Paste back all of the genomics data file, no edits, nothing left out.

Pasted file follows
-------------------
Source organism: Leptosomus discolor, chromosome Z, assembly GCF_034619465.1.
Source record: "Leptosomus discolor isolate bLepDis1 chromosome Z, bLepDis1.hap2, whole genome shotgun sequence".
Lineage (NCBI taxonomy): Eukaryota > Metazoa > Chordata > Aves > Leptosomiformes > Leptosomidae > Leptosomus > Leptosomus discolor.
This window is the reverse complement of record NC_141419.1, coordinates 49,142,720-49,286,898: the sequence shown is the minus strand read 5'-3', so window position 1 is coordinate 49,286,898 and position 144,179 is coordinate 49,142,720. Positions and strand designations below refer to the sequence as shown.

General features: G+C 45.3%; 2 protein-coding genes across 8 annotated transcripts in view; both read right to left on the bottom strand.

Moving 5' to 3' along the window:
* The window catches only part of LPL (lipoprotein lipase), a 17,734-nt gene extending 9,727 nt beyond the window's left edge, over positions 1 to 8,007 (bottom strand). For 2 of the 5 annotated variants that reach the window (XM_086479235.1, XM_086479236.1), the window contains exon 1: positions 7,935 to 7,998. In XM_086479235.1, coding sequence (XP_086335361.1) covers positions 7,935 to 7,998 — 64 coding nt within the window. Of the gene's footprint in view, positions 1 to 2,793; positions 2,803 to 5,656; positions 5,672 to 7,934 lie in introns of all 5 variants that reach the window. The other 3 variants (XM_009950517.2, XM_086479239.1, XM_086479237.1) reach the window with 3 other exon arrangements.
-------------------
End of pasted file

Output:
Source organism: Leptosomus discolor, chromosome Z, assembly GCF_034619465.1.
Source record: "Leptosomus discolor isolate bLepDis1 chromosome Z, bLepDis1.hap2, whole genome shotgun sequence".
Lineage (NCBI taxonomy): Eukaryota > Metazoa > Chordata > Aves > Leptosomiformes > Leptosomidae > Leptosomus > Leptosomus discolor.
This window is the reverse complement of record NC_141419.1, coordinates 49,142,720-49,286,898: the sequence shown is the minus strand read 5'-3', so window position 1 is coordinate 49,286,898 and position 144,179 is coordinate 49,142,720. Positions and strand designations below refer to the sequence as shown.

General features: G+C 45.3%; 2 protein-coding genes across 8 annotated transcripts in view; both read right to left on the bottom strand.

Moving 5' to 3' along the window:
* The window catches only part of LPL (lipoprotein lipase), a 17,734-nt gene extending 9,727 nt beyond the window's left edge, over positions 1 to 8,007 (bottom strand). For 2 of the 5 annotated variants that reach the window (XM_086479235.1, XM_086479236.1), the window contains exon 1: positions 7,935 to 7,998. In XM_086479235.1, coding sequence (XP_086335361.1) covers positions 7,935 to 7,998 — 64 coding nt within the window. Of the gene's footprint in view, positions 1 to 2,793; positions 2,803 to 5,656; positions 5,672 to 7,934 lie in introns of all 5 variants that reach the window. The other 3 variants (XM_009950517.2, XM_086479239.1, XM_086479237.1) reach the window with 3 other exon arrangements.